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Spotted Gum: Why is it Popular and How Does it Compare to Composite Decking?


With seemingly infinite decking options available for savvy homeowners, choosing the right material can be a daunting task. One of the biggest decisions is also deceptively simple: is it better to use natural timber or composite decking materials?

In the past, we’ve taken an in-depth look at Merbau, a well-known Australian hardwood choice for decks. Today, we’re going to delve deep into one of the most popular decking materials around — spotted gum. We’ll look at how it’s sourced, how it’s used, and how it looks. More importantly, we’ll see how it stacks up to composite decking boards when it comes to the maintenance needs, appearance, pest resistance, and fading issues that often signal trouble for decks.

Spotted Gum: Why is it Popular and How Does it Compare to Composite Decking?

Everything you Need to Know about Spotted Gum Decking

Spotted gum decking comes from a popular Australian hardwood that grows mainly on Australia’s east coast, generally harvested fromNew South Wales and Queensland. With trees that can grow up to 70 m in height — but generally average around 45 m — spotted gum timber can be harvested from four different native Australian tree species

What Does Spotted Gum Look Like?

Though the spotted gum tree itself has light coloured bark — usually ranging from white to grey — the decking that’s made from spotted gum heartwood is generally reddish-brown to golden-brown in hue. Over time, spotted gum decking will fade to grey. Homeowners and builders are often drawn to the wavy grain in spotted gum decking which produces a characteristic “fiddleback” look.

Spotted Gum: Why is it Popular and How Does it Compare to Composite Decking?

Versatile Uses of Spotted Gum

Spotted gum is a fairly versatile wood, used regularly in several different industries:

  • Construction and engineering
  • Decking and cabinetry
  • Paper manufacturing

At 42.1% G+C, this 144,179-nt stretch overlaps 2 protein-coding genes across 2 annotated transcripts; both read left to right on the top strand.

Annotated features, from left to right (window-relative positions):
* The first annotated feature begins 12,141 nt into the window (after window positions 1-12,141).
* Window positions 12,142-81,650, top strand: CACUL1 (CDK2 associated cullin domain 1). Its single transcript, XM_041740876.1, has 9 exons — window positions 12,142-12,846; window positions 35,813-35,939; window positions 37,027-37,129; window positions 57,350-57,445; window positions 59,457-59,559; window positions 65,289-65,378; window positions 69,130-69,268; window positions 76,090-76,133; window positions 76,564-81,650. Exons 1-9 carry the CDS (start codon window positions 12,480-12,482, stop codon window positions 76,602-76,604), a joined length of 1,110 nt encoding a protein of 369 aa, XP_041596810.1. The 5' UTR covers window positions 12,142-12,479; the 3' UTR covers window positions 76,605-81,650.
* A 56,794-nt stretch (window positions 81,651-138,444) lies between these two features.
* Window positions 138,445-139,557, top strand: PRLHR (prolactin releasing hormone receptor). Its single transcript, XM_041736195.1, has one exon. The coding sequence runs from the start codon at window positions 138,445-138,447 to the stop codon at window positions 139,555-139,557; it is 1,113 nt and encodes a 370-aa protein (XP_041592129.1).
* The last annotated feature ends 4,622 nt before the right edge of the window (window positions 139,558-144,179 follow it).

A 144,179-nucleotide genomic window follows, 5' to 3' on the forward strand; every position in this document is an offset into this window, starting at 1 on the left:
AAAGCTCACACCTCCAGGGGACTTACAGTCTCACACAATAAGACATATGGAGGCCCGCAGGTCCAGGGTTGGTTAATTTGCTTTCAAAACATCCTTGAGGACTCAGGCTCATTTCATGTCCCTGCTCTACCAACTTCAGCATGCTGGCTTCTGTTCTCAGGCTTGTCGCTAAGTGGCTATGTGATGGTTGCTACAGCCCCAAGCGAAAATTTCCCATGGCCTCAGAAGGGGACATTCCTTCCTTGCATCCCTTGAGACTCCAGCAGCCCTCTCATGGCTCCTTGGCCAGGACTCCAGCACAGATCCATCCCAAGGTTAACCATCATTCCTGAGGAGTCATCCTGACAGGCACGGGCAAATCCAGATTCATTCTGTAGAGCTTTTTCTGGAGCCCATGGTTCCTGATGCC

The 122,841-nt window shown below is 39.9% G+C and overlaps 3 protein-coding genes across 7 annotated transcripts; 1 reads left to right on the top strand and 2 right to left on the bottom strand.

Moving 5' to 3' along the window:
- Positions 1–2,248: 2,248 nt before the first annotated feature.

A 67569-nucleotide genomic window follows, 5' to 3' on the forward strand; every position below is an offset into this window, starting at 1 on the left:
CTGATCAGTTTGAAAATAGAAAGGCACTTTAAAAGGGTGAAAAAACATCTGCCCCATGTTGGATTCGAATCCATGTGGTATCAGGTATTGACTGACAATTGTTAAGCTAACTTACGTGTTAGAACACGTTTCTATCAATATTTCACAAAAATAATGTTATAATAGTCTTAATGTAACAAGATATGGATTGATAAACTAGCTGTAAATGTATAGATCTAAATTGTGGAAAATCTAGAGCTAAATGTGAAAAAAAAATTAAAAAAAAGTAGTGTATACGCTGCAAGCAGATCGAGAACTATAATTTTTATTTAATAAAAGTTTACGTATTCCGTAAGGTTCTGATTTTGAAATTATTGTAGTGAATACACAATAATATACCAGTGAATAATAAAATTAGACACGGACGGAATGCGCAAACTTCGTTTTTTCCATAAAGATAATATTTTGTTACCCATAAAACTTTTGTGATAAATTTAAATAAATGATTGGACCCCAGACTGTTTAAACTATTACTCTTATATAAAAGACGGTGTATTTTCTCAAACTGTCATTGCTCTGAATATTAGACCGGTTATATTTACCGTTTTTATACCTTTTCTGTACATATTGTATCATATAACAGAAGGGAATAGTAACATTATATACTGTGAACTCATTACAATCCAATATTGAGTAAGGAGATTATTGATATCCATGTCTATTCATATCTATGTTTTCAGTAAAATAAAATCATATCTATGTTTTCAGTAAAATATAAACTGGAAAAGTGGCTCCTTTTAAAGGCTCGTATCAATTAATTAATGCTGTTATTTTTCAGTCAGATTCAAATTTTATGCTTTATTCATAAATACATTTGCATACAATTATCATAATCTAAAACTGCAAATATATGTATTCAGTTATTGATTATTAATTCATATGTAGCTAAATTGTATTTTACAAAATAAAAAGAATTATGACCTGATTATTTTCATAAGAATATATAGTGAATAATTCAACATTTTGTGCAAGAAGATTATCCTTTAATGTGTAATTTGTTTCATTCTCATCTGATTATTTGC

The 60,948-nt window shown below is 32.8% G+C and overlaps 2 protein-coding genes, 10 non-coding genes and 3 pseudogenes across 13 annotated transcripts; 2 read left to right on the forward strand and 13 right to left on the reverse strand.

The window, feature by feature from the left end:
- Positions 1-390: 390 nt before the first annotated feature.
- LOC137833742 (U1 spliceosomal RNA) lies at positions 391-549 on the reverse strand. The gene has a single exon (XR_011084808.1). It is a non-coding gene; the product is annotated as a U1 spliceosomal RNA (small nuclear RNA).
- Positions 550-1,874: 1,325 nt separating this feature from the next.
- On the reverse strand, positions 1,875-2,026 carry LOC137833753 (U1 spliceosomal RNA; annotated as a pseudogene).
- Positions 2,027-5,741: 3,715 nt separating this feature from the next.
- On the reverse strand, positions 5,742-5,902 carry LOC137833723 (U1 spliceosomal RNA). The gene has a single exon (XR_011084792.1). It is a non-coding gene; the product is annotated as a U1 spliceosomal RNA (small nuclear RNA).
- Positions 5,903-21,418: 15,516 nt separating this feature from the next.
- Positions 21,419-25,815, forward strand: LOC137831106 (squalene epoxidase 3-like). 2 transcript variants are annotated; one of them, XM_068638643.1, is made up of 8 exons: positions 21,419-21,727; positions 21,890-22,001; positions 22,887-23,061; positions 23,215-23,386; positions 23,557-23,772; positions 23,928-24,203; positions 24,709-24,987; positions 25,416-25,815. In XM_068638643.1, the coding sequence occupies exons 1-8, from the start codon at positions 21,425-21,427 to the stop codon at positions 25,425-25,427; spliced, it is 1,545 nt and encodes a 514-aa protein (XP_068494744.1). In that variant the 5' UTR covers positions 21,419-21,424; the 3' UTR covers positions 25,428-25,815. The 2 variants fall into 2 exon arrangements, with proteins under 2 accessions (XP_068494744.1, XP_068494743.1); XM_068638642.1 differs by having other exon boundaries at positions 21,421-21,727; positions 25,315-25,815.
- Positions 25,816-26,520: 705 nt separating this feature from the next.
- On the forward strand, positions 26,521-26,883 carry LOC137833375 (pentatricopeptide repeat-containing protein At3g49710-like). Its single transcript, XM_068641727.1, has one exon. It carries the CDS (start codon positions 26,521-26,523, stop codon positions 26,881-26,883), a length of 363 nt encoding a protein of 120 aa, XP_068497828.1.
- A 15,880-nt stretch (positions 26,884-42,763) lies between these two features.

• Shipbuilding
  • House framing

Higher Cost than other Hardwood Options

Though spotted gum is definitely popular with Australian growers because of its ability to conserve water usage in drought-prone areas, it can be risky for growers because it often takes between 30-50 years from planting to harvest. With all this in mind, you probably won’t be surprised at the relatively expensive cost of spotted gum. Among hardwood options like merbau, jarrah, and blackbutt, spotted gum is usually the priciest option.

Attributes of Spotted Gum: Pros and Cons

There are plenty of qualities that make spotted gum decking a popular hardwood option. However, there are some characteristics that should make homeowners think twice before taking the plunge. Let’s take a closer look:

  • Tough. Spotted gum is known as a relatively tough and durable choice, with a Janka Hardness rating of 11.
  • A Degree of Fire-Resistance. In areas known for bush fires, spotted gum that’s at least 18 mm thick doesn’t require fire retardant treatment.
  • Low Tannin Content. The relatively low tannin content of spotted gum means that it’s less liable to bleed-through and staining than some other hardwood varieties.
  • Mold & Cupping Susceptible. One major drawback of spotted gum is that it’s susceptible to moisture-related issues like mold and cupping. The unattractive concave shaped caused by cupping — not to mention the hassle of mold removal — can be a drawback for many homeowners.
  • Lyctus Susceptible. Though spotted gum is resistant to termites, it’s susceptible to lyctus infestation. Lyctus, a wood-boring beetle, can cause considerable damage to spotted gum wood.
  • Maintenance Needs. Like other natural timber decking options, spotted gum requires ongoing maintenance in the form of oiling and sealing to maintain its original look.
Spotted Gum: Why is it Popular and How Does it Compare to Composite Decking?
Spotted Gum: Why is it Popular and How Does it Compare to Composite Decking?